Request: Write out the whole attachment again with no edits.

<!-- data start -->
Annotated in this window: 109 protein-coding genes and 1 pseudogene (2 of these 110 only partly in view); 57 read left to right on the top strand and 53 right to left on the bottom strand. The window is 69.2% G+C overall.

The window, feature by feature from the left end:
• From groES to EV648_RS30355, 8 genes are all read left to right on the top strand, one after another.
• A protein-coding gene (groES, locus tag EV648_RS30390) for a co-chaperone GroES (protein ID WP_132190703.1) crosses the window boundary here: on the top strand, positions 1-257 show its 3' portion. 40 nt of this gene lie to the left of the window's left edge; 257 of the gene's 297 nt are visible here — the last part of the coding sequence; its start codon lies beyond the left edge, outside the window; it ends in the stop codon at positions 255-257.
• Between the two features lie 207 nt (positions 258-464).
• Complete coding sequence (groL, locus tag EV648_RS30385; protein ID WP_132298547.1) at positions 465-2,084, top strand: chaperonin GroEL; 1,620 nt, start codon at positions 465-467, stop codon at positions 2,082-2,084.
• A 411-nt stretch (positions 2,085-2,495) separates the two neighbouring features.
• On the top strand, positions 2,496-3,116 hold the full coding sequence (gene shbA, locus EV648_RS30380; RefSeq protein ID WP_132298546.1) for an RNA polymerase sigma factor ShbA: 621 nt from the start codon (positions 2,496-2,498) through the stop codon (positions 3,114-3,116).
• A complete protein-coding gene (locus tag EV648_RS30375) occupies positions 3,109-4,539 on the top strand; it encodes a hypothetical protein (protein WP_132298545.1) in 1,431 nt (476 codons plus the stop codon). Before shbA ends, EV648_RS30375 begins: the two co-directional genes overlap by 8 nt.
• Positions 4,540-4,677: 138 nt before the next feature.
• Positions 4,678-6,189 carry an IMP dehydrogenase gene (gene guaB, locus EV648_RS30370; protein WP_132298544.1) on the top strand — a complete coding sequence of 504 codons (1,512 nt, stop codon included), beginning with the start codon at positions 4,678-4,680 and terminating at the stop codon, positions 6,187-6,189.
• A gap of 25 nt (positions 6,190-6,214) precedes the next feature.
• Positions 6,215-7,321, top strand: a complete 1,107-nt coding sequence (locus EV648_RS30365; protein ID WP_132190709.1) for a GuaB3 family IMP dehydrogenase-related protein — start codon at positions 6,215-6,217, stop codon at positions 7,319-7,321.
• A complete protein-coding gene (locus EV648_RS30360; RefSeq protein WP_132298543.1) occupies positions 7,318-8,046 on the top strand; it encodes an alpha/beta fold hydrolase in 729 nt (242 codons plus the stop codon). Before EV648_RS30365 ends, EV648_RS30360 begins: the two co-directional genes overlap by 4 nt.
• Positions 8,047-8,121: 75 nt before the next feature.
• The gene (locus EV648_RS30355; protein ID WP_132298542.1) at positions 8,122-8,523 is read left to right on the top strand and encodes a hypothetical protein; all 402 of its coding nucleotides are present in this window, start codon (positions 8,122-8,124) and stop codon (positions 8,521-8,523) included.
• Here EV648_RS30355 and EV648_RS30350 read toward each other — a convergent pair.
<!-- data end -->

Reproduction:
Annotated in this window: 109 protein-coding genes and 1 pseudogene (2 of these 110 only partly in view); 57 read left to right on the top strand and 53 right to left on the bottom strand. The window is 69.2% G+C overall.

The window, feature by feature from the left end:
• From groES to EV648_RS30355, 8 genes are all read left to right on the top strand, one after another.
• A protein-coding gene (groES, locus tag EV648_RS30390) for a co-chaperone GroES (protein ID WP_132190703.1) crosses the window boundary here: on the top strand, positions 1-257 show its 3' portion. 40 nt of this gene lie to the left of the window's left edge; 257 of the gene's 297 nt are visible here — the last part of the coding sequence; its start codon lies beyond the left edge, outside the window; it ends in the stop codon at positions 255-257.
• Between the two features lie 207 nt (positions 258-464).
• Complete coding sequence (groL, locus tag EV648_RS30385; protein ID WP_132298547.1) at positions 465-2,084, top strand: chaperonin GroEL; 1,620 nt, start codon at positions 465-467, stop codon at positions 2,082-2,084.
• A 411-nt stretch (positions 2,085-2,495) separates the two neighbouring features.
• On the top strand, positions 2,496-3,116 hold the full coding sequence (gene shbA, locus EV648_RS30380; RefSeq protein ID WP_132298546.1) for an RNA polymerase sigma factor ShbA: 621 nt from the start codon (positions 2,496-2,498) through the stop codon (positions 3,114-3,116).
• A complete protein-coding gene (locus tag EV648_RS30375) occupies positions 3,109-4,539 on the top strand; it encodes a hypothetical protein (protein WP_132298545.1) in 1,431 nt (476 codons plus the stop codon). Before shbA ends, EV648_RS30375 begins: the two co-directional genes overlap by 8 nt.
• Positions 4,540-4,677: 138 nt before the next feature.
• Positions 4,678-6,189 carry an IMP dehydrogenase gene (gene guaB, locus EV648_RS30370; protein WP_132298544.1) on the top strand — a complete coding sequence of 504 codons (1,512 nt, stop codon included), beginning with the start codon at positions 4,678-4,680 and terminating at the stop codon, positions 6,187-6,189.
• A gap of 25 nt (positions 6,190-6,214) precedes the next feature.
• Positions 6,215-7,321, top strand: a complete 1,107-nt coding sequence (locus EV648_RS30365; protein ID WP_132190709.1) for a GuaB3 family IMP dehydrogenase-related protein — start codon at positions 6,215-6,217, stop codon at positions 7,319-7,321.
• A complete protein-coding gene (locus EV648_RS30360; RefSeq protein WP_132298543.1) occupies positions 7,318-8,046 on the top strand; it encodes an alpha/beta fold hydrolase in 729 nt (242 codons plus the stop codon). Before EV648_RS30365 ends, EV648_RS30360 begins: the two co-directional genes overlap by 4 nt.
• Positions 8,047-8,121: 75 nt before the next feature.
• The gene (locus EV648_RS30355; protein ID WP_132298542.1) at positions 8,122-8,523 is read left to right on the top strand and encodes a hypothetical protein; all 402 of its coding nucleotides are present in this window, start codon (positions 8,122-8,124) and stop codon (positions 8,521-8,523) included.
• Here EV648_RS30355 and EV648_RS30350 read toward each other — a convergent pair.